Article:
Time and Temporality in the Network Society
Stanford Business Books, 9780804751971, 284pp.
Publication Date: May 30, 2007
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For better or worse, the information and communication revolution has transformed our economic, cultural, and political world. On an individual scale, many of the traditional social, political, and cultural habits of mind and ways of being that evolved under the regime of the clock are changing rapidly, including the way individuals save, spend, and optimize time. At the organizational level, the pacing of innovation, levels of production, and new product development, are no longer temporally fixed due to the effects of living in a networked society and in the networked economy. 24/7 brings together leading thinkers from a variety of disciplines to analyze the differing relationships to time in an accelerated society. Offering much-needed insight and perspective into new issues and problems, this unique volume is the first to offer a wide range of cutting-edge thought on the new economic, cultural, and political world of the networked society. The book includes contributions from the leading scholars in this area, such as Barbara Adam, Mike Crang, Thomas Hylland Erikson, and Geert Lovink.
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Praise For 24/7: Time and Temporality in the Network Society…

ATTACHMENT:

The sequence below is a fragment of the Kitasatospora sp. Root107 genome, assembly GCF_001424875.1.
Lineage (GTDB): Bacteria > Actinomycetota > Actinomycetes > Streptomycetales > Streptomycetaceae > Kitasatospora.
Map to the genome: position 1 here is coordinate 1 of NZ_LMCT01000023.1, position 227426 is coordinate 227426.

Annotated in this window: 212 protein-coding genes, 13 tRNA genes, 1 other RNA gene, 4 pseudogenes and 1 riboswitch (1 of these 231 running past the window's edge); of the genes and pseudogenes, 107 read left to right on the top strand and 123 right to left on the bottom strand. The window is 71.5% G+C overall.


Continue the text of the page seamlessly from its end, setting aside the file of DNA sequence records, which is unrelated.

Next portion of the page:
"This collection of thought-provoking essays addresses the relationship between contemporary times and technology, especially cybertechnology. In doing so, the essays demonstrate so very well Elliott Jaques' statement of the ultimate justification for studying time: “In the form of time is to be found the form of living.' For by developing this collection, Hassan and Purser—and the essays' authors—have made an important contribution to understanding both time and life in the early 21st century."
—Allen C. Bluedorn, author of The Human Organization of Time: Temporal Realities and Experience, University of Missouri-Columbia
“The authors gathered here are among the leading theorists of the new shift in dimensional thought. Original, provocative, and sophisticated, their arguments will have a profound impact on social theorists and the emerging generation of digital scholars.”
—Sean Cubitt, University of Melbourne